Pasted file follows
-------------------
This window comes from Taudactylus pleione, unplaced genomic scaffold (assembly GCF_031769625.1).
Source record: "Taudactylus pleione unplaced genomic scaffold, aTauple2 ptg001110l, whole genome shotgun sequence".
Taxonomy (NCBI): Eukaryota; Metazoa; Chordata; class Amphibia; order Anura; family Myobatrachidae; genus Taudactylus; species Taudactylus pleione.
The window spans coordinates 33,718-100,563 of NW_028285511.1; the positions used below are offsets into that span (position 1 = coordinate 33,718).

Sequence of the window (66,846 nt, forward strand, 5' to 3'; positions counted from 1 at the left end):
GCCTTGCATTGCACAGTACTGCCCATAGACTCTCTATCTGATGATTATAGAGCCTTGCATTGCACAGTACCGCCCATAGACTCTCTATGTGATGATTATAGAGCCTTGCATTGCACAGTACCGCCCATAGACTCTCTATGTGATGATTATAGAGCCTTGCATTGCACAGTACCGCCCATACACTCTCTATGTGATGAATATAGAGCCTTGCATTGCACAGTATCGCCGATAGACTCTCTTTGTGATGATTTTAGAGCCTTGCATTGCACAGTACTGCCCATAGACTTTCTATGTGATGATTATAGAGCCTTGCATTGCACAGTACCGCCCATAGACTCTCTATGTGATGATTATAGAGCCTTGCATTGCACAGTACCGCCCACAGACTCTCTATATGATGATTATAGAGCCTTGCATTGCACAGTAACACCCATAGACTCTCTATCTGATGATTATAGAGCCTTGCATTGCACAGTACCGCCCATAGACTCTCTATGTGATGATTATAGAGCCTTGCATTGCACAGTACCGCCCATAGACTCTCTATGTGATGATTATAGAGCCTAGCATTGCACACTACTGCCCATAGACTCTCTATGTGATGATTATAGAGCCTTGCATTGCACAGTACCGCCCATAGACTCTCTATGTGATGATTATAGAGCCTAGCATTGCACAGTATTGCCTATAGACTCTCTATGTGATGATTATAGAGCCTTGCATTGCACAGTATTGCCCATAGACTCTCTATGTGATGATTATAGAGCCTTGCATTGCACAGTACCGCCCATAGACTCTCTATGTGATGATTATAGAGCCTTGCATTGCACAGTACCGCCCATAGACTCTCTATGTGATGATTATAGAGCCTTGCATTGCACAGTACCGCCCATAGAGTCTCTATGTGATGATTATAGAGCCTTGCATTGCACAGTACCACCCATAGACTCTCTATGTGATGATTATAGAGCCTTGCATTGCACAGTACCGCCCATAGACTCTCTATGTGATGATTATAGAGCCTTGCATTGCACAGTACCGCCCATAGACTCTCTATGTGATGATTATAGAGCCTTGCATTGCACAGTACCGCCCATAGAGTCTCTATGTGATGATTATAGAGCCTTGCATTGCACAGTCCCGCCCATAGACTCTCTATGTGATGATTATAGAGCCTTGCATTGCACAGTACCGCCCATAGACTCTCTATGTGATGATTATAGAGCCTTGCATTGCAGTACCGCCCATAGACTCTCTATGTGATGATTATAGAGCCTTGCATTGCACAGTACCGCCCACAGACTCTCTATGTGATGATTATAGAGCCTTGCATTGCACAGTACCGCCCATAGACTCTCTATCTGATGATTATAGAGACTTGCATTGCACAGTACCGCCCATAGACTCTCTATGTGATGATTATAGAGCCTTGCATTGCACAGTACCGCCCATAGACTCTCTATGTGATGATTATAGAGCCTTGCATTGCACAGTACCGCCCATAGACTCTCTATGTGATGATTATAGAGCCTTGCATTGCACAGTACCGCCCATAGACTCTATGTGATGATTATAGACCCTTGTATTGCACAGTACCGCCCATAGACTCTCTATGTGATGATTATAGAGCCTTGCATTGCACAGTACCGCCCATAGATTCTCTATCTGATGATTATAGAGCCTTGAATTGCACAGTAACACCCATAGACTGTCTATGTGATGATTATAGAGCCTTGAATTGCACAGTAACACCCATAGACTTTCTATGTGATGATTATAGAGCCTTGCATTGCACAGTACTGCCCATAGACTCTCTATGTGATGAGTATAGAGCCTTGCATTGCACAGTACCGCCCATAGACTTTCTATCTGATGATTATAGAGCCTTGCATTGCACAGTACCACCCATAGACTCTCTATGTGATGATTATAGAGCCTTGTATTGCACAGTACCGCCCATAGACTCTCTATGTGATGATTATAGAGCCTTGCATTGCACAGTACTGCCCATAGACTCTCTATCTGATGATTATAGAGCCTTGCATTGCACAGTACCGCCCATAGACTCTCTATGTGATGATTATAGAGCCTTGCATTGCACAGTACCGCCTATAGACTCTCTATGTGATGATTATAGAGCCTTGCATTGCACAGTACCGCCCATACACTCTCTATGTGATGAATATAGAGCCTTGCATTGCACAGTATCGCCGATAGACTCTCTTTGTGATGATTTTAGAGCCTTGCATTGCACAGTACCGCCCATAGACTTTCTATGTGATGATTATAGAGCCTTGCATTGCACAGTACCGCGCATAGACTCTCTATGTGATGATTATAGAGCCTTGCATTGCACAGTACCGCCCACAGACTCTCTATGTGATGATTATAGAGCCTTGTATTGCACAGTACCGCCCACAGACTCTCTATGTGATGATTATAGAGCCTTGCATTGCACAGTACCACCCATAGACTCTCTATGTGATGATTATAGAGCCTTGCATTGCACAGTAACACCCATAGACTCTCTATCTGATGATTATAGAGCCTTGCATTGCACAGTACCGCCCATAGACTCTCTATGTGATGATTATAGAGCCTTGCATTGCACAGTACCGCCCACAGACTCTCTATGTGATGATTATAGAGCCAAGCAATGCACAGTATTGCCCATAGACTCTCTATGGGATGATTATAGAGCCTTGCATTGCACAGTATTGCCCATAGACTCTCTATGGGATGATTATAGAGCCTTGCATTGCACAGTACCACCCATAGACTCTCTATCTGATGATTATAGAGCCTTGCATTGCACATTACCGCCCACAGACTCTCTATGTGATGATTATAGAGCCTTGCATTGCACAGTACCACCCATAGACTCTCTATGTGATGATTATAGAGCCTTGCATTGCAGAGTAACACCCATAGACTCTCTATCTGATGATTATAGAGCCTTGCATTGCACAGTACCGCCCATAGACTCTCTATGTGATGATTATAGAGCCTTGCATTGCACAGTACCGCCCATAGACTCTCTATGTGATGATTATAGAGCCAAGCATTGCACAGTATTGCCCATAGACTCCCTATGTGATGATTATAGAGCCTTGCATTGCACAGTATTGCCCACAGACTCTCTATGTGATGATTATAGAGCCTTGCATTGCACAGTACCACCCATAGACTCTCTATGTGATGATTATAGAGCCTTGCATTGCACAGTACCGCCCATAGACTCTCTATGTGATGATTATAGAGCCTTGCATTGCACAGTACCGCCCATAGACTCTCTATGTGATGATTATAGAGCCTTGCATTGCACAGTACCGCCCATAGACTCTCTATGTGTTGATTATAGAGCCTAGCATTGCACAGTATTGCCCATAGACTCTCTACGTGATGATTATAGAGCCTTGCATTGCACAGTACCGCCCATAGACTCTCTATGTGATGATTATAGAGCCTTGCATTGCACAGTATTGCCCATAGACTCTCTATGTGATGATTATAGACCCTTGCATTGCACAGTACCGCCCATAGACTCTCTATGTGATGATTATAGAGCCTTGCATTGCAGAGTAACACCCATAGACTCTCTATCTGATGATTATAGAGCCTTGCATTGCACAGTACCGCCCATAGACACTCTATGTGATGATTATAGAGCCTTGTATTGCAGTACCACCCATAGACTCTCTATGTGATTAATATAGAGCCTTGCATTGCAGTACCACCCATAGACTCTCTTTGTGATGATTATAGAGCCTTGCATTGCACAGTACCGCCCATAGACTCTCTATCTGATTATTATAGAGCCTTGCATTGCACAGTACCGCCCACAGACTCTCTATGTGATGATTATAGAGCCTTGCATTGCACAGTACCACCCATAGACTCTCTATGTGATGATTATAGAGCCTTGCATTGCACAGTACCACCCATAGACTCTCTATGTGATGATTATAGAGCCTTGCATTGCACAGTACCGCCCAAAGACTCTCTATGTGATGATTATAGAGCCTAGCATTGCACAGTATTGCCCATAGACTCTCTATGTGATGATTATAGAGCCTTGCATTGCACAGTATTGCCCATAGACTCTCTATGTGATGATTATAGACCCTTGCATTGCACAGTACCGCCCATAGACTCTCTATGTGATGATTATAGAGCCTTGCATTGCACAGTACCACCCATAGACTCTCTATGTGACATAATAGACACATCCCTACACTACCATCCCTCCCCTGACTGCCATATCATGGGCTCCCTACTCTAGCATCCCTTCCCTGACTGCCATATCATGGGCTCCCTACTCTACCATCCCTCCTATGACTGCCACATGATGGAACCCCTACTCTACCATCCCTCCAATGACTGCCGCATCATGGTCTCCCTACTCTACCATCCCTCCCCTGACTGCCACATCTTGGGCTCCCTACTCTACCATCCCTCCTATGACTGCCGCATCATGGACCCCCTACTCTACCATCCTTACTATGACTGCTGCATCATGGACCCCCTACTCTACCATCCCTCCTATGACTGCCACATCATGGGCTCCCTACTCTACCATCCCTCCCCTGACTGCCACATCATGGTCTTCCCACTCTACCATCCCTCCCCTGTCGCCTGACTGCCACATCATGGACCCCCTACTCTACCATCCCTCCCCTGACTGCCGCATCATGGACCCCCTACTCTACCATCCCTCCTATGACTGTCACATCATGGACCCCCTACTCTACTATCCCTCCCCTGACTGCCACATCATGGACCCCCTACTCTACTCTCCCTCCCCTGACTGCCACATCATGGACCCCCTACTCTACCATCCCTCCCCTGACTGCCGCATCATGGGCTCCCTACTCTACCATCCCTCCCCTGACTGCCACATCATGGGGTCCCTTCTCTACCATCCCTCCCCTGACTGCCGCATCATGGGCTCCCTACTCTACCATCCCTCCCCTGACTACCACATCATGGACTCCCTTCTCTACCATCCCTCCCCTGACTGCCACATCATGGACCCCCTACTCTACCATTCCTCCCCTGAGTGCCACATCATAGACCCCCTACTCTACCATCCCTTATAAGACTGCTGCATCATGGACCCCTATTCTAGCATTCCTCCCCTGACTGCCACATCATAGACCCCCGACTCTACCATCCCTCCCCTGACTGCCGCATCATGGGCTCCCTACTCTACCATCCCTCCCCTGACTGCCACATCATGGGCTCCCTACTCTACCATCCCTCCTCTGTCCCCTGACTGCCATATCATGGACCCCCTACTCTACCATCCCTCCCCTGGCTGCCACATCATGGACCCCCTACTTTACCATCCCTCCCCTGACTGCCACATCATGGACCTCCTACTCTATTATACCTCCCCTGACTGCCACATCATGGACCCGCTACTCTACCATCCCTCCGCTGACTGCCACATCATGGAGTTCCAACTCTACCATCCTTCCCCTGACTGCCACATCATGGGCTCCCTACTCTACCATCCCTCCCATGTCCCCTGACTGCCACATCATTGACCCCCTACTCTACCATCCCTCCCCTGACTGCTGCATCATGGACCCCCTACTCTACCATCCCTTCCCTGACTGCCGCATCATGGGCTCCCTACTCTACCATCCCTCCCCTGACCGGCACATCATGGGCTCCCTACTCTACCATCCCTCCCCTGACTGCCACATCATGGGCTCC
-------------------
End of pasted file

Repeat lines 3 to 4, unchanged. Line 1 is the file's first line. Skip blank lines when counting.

Taxonomy (NCBI): Eukaryota; Metazoa; Chordata; class Amphibia; order Anura; family Myobatrachidae; genus Taudactylus; species Taudactylus pleione.
The window spans coordinates 33,718-100,563 of NW_028285511.1; the positions used below are offsets into that span (position 1 = coordinate 33,718).